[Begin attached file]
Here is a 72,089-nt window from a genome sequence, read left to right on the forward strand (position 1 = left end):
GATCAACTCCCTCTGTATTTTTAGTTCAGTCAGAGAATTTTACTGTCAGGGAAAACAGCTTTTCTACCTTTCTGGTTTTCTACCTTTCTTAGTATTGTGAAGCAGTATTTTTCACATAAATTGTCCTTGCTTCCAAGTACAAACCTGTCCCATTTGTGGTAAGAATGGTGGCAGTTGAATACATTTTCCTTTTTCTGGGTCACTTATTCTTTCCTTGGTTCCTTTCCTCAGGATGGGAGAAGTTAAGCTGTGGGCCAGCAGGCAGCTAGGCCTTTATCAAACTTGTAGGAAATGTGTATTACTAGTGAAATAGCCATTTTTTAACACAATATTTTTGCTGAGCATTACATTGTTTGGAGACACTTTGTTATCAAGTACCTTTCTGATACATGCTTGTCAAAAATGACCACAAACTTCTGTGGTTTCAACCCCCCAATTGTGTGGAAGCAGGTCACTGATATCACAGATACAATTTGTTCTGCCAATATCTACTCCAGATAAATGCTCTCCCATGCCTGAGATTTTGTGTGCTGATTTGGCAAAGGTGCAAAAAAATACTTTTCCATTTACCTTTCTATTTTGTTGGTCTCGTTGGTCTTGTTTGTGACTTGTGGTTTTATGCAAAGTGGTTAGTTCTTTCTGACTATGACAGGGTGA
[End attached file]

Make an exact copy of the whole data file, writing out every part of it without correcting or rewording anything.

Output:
Here is a 72,089-nt window from a genome sequence, read left to right on the forward strand (position 1 = left end):
GATCAACTCCCTCTGTATTTTTAGTTCAGTCAGAGAATTTTACTGTCAGGGAAAACAGCTTTTCTACCTTTCTGGTTTTCTACCTTTCTTAGTATTGTGAAGCAGTATTTTTCACATAAATTGTCCTTGCTTCCAAGTACAAACCTGTCCCATTTGTGGTAAGAATGGTGGCAGTTGAATACATTTTCCTTTTTCTGGGTCACTTATTCTTTCCTTGGTTCCTTTCCTCAGGATGGGAGAAGTTAAGCTGTGGGCCAGCAGGCAGCTAGGCCTTTATCAAACTTGTAGGAAATGTGTATTACTAGTGAAATAGCCATTTTTTAACACAATATTTTTGCTGAGCATTACATTGTTTGGAGACACTTTGTTATCAAGTACCTTTCTGATACATGCTTGTCAAAAATGACCACAAACTTCTGTGGTTTCAACCCCCCAATTGTGTGGAAGCAGGTCACTGATATCACAGATACAATTTGTTCTGCCAATATCTACTCCAGATAAATGCTCTCCCATGCCTGAGATTTTGTGTGCTGATTTGGCAAAGGTGCAAAAAAATACTTTTCCATTTACCTTTCTATTTTGTTGGTCTCGTTGGTCTTGTTTGTGACTTGTGGTTTTATGCAAAGTGGTTAGTTCTTTCTGACTATGACAGGGTGA